Bush Brothers & Company features several varieties of cowpeas in their product line, including black-eyed peas, crowder peas and purple-hulls. Bush Brothers & Company is a 104-year-old canning company that started in Chestnut Hill, and has grown to become a national distributor of an array of food products with baked beans as the centerpiece of the company’s offerings.
“This event is a great fit for us,” said Max Fultz, general manager for Bush’s Visitor Center, located in the general store founded in 1897 by company founder A.J. Bush.
“We are a company strong on heritage. We value our story and the Bush family legacy,” Fultz explained. “Charleston’s efforts to honor their heritage are admirable, and we are proud to be associated with an event that celebrates history as well as agriculture. You have to share your story or people will forget.”
Bush’s Visitor Center is located at 3901 U.S. Highway 411, Dandridge, in the Chestnut Hill community. The center includes a museum, café and a general store stocked with goodies, gifts and Bush products and souvenirs.
The center is open Monday through Saturday. Check out www.bushbeans.com for detailed information about visiting Bush
“We are so excited and thankful to have Bush Brothers & Company on board,” said Melissa Woody, event co-chair and vice president for the Cleveland/Bradley Chamber of Commerce Convention & Visitors Bureau.
“The involvement of a well-respected, national brand and household name like Bush Brothers takes this event to another level,” Woody said. “We are grateful for the confidence placed in us as organizers and continue to work hard to plan a first-class event that Bush and all our sponsors will be proud to support.”
Charleston was once called the “Cowpea Capital of the United States” because of the large amount of peas grown in the area and shipped to markets far and away. “Cowpea” is the general name for the crowder pea, black-eyed pea, cream pea, silver-hull and other field pea varieties known as vigna unguiculata.
“This unique festival is a great way to recognize an authentic agri-heritage as well as a protein-rich food that is a big part of our Southern diet,” said Darlene Goins, treasurer for the Charleston-Calhoun-Hiwassee Historical Society and festival co-chair.
“Charleston is just full of surprises, and the fact that the small community was a major exporter of this staple on our tables is another interesting chapter in Charleston’s story.”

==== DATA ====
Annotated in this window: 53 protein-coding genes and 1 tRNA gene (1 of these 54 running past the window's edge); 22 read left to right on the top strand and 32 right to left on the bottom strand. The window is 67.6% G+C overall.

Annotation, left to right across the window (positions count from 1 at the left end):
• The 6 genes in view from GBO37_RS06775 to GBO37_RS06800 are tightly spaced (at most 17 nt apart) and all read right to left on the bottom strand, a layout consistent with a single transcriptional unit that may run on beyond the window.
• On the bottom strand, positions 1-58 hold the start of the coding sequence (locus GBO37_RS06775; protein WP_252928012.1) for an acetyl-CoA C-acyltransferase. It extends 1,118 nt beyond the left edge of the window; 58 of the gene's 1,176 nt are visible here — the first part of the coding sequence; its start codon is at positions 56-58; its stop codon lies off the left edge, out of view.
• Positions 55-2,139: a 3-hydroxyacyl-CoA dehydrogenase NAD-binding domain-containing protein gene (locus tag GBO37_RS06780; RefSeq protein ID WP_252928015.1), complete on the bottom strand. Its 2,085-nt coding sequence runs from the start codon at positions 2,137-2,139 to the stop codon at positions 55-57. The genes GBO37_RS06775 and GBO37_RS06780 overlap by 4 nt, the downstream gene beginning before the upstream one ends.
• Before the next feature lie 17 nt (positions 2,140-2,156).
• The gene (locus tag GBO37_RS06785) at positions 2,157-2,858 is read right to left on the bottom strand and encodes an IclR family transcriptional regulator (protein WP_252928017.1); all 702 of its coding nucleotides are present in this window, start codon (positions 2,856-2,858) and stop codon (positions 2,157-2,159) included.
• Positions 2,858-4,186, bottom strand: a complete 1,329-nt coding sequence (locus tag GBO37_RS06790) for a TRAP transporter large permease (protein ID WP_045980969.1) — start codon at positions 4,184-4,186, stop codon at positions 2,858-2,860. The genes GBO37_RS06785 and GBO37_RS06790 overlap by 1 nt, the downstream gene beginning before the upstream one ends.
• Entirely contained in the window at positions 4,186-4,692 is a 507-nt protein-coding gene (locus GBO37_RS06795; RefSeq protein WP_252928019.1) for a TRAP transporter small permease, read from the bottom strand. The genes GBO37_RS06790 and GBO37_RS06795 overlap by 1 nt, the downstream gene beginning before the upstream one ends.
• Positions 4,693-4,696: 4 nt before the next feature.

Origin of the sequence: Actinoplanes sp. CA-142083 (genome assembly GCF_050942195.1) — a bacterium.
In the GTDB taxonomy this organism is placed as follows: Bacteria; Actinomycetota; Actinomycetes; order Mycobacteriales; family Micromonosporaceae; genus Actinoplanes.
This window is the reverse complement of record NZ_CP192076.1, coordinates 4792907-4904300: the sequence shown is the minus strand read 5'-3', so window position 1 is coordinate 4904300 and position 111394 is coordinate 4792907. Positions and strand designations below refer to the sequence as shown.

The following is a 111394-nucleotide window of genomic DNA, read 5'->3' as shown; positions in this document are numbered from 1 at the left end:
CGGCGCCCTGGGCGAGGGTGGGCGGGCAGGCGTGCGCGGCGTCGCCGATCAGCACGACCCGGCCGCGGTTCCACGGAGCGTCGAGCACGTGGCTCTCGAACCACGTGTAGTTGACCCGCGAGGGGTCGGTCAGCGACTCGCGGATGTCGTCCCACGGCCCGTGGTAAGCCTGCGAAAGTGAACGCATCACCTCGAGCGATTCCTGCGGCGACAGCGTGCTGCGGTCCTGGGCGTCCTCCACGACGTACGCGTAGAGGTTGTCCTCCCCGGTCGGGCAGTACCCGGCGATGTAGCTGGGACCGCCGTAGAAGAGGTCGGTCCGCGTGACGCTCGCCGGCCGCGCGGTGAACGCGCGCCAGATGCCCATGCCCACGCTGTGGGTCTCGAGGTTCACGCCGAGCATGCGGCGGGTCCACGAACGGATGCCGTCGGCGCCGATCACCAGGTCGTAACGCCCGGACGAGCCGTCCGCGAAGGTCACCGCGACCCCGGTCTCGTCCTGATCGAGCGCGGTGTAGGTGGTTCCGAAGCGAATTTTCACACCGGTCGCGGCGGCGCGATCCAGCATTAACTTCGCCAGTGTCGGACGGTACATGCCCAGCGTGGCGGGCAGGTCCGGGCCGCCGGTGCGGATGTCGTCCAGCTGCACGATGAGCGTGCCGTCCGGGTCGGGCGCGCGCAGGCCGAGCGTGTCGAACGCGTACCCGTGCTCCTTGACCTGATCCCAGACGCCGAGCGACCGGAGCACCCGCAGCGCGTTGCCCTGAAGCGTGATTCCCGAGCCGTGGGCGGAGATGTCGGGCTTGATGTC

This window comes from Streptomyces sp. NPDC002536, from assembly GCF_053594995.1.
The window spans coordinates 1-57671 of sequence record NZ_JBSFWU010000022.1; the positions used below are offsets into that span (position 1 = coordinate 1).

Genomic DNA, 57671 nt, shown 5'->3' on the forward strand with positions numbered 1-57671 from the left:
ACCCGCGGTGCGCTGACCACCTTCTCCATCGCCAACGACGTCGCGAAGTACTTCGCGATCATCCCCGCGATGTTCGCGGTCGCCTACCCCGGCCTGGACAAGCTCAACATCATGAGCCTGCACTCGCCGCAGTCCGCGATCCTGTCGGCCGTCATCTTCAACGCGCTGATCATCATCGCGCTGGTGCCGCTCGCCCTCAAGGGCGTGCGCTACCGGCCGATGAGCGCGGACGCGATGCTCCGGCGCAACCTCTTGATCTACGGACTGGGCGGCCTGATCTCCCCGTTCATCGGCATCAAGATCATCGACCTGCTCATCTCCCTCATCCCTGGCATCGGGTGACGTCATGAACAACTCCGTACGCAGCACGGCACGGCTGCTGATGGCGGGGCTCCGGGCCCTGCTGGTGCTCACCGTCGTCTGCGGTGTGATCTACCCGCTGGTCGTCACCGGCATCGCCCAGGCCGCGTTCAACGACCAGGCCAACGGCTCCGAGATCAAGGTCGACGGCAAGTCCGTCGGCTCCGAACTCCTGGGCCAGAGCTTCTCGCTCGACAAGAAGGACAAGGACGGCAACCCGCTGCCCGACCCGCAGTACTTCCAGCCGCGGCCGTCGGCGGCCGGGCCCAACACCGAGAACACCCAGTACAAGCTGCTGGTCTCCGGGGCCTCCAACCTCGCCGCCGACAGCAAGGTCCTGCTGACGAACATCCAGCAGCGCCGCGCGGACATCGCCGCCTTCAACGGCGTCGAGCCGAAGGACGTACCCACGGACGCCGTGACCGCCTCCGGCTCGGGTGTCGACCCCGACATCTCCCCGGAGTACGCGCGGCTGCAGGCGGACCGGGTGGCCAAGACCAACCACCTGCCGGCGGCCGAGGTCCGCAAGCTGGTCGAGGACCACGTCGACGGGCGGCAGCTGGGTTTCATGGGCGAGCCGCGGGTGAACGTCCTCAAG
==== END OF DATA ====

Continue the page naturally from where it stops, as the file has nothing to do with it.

The festival will feature entertainment throughout the day, such as a “Princess and the Cowpea” Pageant, musical artists, storytelling, booths displaying agricultural information as well as heritage information telling Charleston’s nationally significant history. A children’s area will feature games and air toys, and a marketplace will offer with arts and crafts, fresh produce and other goods. Food vendors will have concessions available. The festival website www.cowpeafestival.com includes information on activities and is being updated with more scheduled items on a daily basis.
Grammy award-winning artist Suzy Bogguss will headline the festival which will be held in the Charleston Park. Bogguss will take the stage at 7 p.m.
The community is invited to participate in the cook-off portion of the event sponsored by Whirlpool Corporation. A professional and amateur chef division is available for entries using any variety of cowpea. Cowpea creations in the amateur chef division will be judged by a panel while the professional chef division will be judged by the first 500 people who purchase a souvenir spoon for $5.
Spoon-holders are entitled to tasting samples from the five professional chefs as well as door prize tickets. Whirlpool is bringing five gas ranges for on-site cooking demonstrations in the park. Details on entering the three categories of the amateur cook-off are available at www.cowpeafestival.com.
Leading up to the event, Homestead Lawn & Tractor Co. and CPQ Professional Imaging Inc. are sponsoring a photo competition focusing agriculture and landscape. The competition will spotlight amateur photographers, and work will be displayed at the new Hiwassee River Heritage Center in Charleston for an exhibit period. Competition details are also on the event website.
“Other towns have unique food festivals celebrating everything from cornbread and green beans to banana pudding and biscuits,” Woody noted. “We want to be on the ‘plate’ so to speak. We have a true history with the cowpea and want to celebrate its place in Southern culture.”
“We are ºconstantly adding information to the website,” Woody said. “Watch for more details about the fun planned for Sept. 15.”
The Chamber’s Convention & Visitors Bureau, Farm Credit Services, Bradley County Farm Bureau and Farm Bureau Insurance, Ace Hardware and Blossman are some of the other sponsors supporting the event. Any proceeds from the event will go toward the development of the Hiwassee River Heritage Center.
Sponsorships are still available at all levels. Anyone interested in supporting this community effort should contact Melissa Woody at 423-472-6587 or Darlene Goins at 423-413-8284.